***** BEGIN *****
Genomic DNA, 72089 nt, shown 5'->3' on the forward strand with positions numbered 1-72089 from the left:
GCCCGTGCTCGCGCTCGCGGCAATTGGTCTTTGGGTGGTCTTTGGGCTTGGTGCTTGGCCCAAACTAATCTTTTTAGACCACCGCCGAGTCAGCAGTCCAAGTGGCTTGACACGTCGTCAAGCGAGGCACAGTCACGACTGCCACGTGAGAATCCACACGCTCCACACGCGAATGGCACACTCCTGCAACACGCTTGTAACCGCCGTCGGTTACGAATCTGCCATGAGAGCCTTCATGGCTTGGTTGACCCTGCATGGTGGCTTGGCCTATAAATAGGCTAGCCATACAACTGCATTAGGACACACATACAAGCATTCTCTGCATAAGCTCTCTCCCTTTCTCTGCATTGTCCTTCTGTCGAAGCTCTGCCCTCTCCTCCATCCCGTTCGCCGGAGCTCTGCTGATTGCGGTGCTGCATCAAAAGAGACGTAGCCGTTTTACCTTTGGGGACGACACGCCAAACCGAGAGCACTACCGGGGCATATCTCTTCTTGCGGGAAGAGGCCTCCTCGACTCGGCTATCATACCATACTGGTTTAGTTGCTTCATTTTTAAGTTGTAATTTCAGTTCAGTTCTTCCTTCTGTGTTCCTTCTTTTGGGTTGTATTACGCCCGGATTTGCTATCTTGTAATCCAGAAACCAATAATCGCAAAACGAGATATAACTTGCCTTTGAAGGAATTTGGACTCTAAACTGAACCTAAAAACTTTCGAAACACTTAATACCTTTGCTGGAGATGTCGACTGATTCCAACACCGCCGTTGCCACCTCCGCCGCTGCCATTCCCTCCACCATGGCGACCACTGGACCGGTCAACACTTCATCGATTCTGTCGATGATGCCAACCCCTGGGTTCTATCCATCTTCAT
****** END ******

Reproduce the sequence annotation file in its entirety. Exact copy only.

Genomic DNA, 72089 nt, shown 5'->3' on the forward strand with positions numbered 1-72089 from the left:
GCCCGTGCTCGCGCTCGCGGCAATTGGTCTTTGGGTGGTCTTTGGGCTTGGTGCTTGGCCCAAACTAATCTTTTTAGACCACCGCCGAGTCAGCAGTCCAAGTGGCTTGACACGTCGTCAAGCGAGGCACAGTCACGACTGCCACGTGAGAATCCACACGCTCCACACGCGAATGGCACACTCCTGCAACACGCTTGTAACCGCCGTCGGTTACGAATCTGCCATGAGAGCCTTCATGGCTTGGTTGACCCTGCATGGTGGCTTGGCCTATAAATAGGCTAGCCATACAACTGCATTAGGACACACATACAAGCATTCTCTGCATAAGCTCTCTCCCTTTCTCTGCATTGTCCTTCTGTCGAAGCTCTGCCCTCTCCTCCATCCCGTTCGCCGGAGCTCTGCTGATTGCGGTGCTGCATCAAAAGAGACGTAGCCGTTTTACCTTTGGGGACGACACGCCAAACCGAGAGCACTACCGGGGCATATCTCTTCTTGCGGGAAGAGGCCTCCTCGACTCGGCTATCATACCATACTGGTTTAGTTGCTTCATTTTTAAGTTGTAATTTCAGTTCAGTTCTTCCTTCTGTGTTCCTTCTTTTGGGTTGTATTACGCCCGGATTTGCTATCTTGTAATCCAGAAACCAATAATCGCAAAACGAGATATAACTTGCCTTTGAAGGAATTTGGACTCTAAACTGAACCTAAAAACTTTCGAAACACTTAATACCTTTGCTGGAGATGTCGACTGATTCCAACACCGCCGTTGCCACCTCCGCCGCTGCCATTCCCTCCACCATGGCGACCACTGGACCGGTCAACACTTCATCGATTCTGTCGATGATGCCAACCCCTGGGTTCTATCCATCTTCAT